You are here: Home Scientific Advisory Board
Professor, Department of Paediatrics Alberta Children's Hospital
Mailing Address: Alberta Children's Hospital, 2888 Shaganappi Trail N.W., Calgary, AB T3B 6A8
Dr Buchhalter's main research interests are risk factors for epilepsy surgery outcome in children, ketogenic diet, trials of new anti-epileptic drugs, epilepsy genetics, application of informatics methods to epilepsy classification and terminology as well as implementation of outcomes and incorporation of translational research to optimize the outcomes of children with epilepsy He also participates in several national committees in the United States including serving as chair of the American Epilepsy Society SUDEP (Sudden Unexpected Death in EPilepsy) Task Force and the Medical Economics and Management Committee of the American Academy of Neurology. He serves on the editorial boards of Pediatric Neurology, Clinical Neurology News and Epilepsy Currents, in addition to being a reviewer for multiple neurology and epilepsy journals.
The Hospital for Sick Children
Senior Scientist,Psychiatry Research Institute
Senior Scientist Neurosciences & Mental Health, University of Toronto
Dr. Schachar trained in medicine at the University of Toronto and in psychiatry at McMaster University, Hamilton. A period of post doctoral training followed at the Institute of Psychiatry, University of London, England under the supervision of Professor Sir Michael Rutter. Schachar returned to The Hospital for Sick Children, where he initiated a clinical-research program in Neuropsychiatry, established a model clinical research program (Neuropsychiatry Team) and set up an active laboratory. Dr. Schachar’s work is featured in leading North American and European Psychiatric journals such as the American Journal of Psychiatry, the Journal of the American Academy of Child and Adolescent Psychiatry, Human Brain Mapping, and the Journal of Child Psychiatry and Psychology.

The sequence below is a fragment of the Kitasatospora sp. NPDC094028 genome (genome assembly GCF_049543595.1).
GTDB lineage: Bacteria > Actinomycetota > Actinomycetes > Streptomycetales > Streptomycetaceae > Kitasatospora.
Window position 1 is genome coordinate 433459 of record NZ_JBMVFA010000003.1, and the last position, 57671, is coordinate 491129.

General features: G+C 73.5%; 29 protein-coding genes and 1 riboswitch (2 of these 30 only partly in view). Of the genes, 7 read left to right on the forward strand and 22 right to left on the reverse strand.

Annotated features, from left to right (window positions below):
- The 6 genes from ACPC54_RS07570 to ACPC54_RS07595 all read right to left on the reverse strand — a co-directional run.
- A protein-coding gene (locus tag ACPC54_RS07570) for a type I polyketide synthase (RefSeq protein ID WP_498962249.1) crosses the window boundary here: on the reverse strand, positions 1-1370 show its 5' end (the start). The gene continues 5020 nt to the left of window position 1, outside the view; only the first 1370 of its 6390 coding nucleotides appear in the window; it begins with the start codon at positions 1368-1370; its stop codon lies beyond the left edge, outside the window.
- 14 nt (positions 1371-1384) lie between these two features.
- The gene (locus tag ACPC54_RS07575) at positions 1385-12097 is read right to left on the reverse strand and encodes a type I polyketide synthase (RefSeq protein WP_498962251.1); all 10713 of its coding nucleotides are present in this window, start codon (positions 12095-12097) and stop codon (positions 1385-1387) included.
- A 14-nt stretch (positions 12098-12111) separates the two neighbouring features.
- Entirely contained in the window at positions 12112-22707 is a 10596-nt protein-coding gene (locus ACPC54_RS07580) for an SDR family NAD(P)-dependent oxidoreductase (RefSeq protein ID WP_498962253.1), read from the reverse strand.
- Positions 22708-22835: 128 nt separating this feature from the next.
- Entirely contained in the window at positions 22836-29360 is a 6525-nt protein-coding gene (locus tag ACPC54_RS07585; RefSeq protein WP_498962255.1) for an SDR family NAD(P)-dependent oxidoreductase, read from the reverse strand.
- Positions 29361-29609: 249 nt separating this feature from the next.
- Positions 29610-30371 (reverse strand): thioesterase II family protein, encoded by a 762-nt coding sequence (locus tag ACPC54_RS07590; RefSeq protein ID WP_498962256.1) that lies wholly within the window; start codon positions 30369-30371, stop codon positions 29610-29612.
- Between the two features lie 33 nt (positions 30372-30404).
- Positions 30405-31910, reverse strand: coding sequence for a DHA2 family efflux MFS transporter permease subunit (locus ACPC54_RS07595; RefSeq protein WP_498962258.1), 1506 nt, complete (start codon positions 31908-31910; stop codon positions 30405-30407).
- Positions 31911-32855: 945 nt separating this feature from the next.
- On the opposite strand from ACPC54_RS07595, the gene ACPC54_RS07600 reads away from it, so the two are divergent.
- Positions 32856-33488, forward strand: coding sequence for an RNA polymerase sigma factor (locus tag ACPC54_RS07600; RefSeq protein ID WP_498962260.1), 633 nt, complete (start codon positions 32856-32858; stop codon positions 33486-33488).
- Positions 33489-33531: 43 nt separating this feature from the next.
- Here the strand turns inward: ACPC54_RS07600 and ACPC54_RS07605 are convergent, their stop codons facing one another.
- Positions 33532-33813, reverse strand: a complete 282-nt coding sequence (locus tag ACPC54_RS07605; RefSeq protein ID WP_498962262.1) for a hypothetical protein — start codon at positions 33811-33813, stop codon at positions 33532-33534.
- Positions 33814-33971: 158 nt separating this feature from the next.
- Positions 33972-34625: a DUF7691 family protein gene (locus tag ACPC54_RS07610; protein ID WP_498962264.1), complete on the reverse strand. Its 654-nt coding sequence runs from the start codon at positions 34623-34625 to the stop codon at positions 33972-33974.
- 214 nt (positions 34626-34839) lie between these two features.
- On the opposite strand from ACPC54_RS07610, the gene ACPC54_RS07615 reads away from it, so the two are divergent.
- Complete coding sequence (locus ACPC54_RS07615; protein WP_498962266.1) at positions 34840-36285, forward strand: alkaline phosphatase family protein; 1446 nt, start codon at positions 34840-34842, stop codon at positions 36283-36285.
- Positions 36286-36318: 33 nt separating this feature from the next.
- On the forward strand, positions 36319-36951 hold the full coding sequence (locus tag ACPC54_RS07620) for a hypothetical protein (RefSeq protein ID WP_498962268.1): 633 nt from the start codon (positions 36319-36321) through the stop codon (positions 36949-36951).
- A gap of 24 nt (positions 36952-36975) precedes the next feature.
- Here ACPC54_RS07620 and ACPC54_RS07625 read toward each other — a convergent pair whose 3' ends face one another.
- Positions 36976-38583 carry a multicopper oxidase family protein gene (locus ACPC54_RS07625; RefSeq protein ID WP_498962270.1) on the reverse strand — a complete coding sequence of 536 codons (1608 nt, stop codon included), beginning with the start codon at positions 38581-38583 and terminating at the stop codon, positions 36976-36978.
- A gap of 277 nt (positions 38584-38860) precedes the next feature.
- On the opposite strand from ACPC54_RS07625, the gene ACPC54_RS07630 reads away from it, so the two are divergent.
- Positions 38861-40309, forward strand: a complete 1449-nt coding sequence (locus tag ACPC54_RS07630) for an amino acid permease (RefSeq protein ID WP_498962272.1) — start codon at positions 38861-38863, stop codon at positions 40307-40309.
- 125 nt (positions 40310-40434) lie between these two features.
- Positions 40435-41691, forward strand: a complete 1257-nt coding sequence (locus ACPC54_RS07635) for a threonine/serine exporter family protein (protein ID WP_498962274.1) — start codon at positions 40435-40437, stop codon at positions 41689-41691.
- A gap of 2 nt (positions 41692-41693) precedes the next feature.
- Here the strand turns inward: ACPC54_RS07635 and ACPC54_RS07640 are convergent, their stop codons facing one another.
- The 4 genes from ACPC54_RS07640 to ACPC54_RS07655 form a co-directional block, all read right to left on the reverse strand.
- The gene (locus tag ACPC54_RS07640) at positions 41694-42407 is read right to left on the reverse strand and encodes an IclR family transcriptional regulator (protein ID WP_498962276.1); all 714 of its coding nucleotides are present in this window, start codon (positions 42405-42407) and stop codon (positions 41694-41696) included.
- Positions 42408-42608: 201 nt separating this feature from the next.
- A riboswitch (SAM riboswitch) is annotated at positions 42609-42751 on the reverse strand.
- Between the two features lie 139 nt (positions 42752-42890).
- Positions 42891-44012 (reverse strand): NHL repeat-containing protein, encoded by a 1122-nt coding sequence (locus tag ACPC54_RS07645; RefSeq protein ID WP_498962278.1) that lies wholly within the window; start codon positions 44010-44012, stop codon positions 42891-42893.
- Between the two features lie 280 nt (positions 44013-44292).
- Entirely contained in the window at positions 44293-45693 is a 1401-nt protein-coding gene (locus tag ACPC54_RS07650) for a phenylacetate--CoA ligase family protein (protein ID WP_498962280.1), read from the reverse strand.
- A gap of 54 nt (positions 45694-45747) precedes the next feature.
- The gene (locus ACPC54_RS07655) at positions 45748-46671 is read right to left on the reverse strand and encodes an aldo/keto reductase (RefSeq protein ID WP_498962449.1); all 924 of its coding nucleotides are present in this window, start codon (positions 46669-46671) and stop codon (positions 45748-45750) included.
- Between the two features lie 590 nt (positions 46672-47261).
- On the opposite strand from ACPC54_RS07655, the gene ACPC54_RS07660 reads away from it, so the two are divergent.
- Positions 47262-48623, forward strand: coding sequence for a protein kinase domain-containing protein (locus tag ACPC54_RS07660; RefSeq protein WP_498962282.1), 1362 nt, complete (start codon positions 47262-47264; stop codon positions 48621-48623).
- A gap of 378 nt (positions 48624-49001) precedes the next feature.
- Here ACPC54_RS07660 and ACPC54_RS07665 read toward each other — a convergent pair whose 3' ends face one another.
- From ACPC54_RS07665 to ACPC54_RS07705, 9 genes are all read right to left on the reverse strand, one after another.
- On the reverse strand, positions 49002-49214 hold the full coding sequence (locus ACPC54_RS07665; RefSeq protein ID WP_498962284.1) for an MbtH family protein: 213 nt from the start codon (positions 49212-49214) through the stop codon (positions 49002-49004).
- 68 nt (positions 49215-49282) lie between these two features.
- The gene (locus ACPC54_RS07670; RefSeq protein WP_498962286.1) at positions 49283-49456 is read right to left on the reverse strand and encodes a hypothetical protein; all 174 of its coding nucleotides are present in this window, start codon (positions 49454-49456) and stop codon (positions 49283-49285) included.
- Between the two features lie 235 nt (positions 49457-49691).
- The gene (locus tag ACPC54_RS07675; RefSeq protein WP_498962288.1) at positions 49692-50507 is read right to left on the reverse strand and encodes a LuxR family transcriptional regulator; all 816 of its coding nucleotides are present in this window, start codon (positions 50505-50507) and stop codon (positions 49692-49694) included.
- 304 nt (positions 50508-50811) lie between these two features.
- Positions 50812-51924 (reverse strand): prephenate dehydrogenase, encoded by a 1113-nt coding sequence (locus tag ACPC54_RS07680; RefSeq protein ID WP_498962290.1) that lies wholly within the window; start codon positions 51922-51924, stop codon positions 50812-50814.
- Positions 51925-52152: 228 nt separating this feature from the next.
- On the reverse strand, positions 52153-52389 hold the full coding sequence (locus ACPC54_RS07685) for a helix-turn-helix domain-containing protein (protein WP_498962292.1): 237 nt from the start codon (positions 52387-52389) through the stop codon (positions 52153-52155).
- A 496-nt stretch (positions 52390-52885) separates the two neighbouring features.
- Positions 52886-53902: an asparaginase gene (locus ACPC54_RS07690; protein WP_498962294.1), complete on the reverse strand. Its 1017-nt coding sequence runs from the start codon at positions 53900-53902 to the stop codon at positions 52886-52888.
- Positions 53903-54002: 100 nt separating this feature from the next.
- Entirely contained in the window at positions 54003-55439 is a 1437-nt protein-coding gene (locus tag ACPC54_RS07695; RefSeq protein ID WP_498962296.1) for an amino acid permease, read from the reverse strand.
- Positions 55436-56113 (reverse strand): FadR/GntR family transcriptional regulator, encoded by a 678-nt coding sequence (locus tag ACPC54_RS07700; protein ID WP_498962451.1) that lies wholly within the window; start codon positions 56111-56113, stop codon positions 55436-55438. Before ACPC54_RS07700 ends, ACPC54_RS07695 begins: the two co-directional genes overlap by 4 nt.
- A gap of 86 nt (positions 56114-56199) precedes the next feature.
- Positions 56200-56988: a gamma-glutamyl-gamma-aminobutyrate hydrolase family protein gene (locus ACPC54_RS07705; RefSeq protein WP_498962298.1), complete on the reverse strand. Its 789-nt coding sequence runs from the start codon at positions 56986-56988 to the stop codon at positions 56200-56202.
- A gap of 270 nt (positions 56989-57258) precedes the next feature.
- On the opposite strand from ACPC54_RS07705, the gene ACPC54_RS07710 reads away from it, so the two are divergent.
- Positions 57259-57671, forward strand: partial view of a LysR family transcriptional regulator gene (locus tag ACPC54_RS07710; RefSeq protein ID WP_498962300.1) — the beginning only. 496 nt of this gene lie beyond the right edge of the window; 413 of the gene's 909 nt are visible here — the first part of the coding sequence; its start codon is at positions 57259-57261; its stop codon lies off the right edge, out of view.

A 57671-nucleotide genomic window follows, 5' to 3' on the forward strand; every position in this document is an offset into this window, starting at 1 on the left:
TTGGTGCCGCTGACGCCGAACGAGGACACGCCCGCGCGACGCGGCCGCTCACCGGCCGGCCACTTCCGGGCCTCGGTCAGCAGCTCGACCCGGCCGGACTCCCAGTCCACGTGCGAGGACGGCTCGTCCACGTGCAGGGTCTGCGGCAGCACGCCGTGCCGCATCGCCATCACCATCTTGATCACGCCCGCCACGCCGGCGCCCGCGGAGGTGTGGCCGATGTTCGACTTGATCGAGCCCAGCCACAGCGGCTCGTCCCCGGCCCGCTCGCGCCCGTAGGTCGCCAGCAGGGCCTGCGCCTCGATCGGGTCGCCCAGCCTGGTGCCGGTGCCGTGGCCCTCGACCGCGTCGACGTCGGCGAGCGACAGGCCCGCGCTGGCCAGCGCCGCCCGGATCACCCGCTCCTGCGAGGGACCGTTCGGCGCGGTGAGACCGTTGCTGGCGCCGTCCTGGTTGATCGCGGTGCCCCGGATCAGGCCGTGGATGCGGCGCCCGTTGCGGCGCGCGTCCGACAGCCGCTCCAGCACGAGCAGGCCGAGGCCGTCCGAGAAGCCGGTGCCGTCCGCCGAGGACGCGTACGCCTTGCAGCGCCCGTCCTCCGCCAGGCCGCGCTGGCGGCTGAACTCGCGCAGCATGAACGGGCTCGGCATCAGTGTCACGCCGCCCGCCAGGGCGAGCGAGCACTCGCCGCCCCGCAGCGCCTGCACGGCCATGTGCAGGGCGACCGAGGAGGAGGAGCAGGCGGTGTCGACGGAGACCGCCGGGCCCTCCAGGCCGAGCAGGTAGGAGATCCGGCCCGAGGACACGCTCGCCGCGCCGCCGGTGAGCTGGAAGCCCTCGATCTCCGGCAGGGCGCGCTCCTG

His national role is evident in positions such as the Editorship of the Special Issue on Child and Adolescent Psychiatry, Canadian Journal of Psychiatry (1998-2000) and his selection by The Centre of Excellence for Early Childhood Development (CEECD) for one of 10 best scientific papers, published in 2002 by Canadian researchers, on early childhood development.
Director, The Centre for Applied Genomics, The Hospital for Sick Children
Known for contributions to discovering the phenomena of global copy number variation (CNVs) of DNA and genes as the most abundant type of genetic variation in the human genome, Dr. Scherer leads one of Canada's busiest laboratories. His group has discovered numerous disease susceptibility genes and most recently has defined CNV and other genetic factors underlying autism. He collaborated with Craig Venter's team to decode human chromosome 7 and to generate the first genome sequence of an individual. Some 300 scientific papers document his work (cited >20,000 times). He sits on the Scientific Advisory Board of Combimatrix Diagnostics and Autism Speaks, and he is on the Board of Trustees of Genome Canada and the Human Genome Organization (HUGO). He is the Director of the McLaughlin Centre and The Centre for Applied Genomics.
"Adherence and the socio-cultural aspects of medicine interest me: Based on this I developed, in collaboration with medical anthropology and educational psychology, a Clinical Comprehensive Sleep Assessment concept
(#1) and began to transform physiological knowledge
(#2) with questions of sleep to health
(#3, #5) and care management
(#4). I developed a virtual sleep lab, in collaboration with the Cognitive Systems Lab at UBC, where we utilize overnight-sleep-video systems for screening ‘visible’ and ‘recognizable’ sleep disorders in children with ASD, FASD, Cerebral Palsy and other NDDs in their natural setting. Based on our research, the Inter. RLS Consensus Group has included children with NDD in their recent Consensus Statement.
References Dr. Osman Ipsiroglu (nominated PI; Site Lead British Columbia)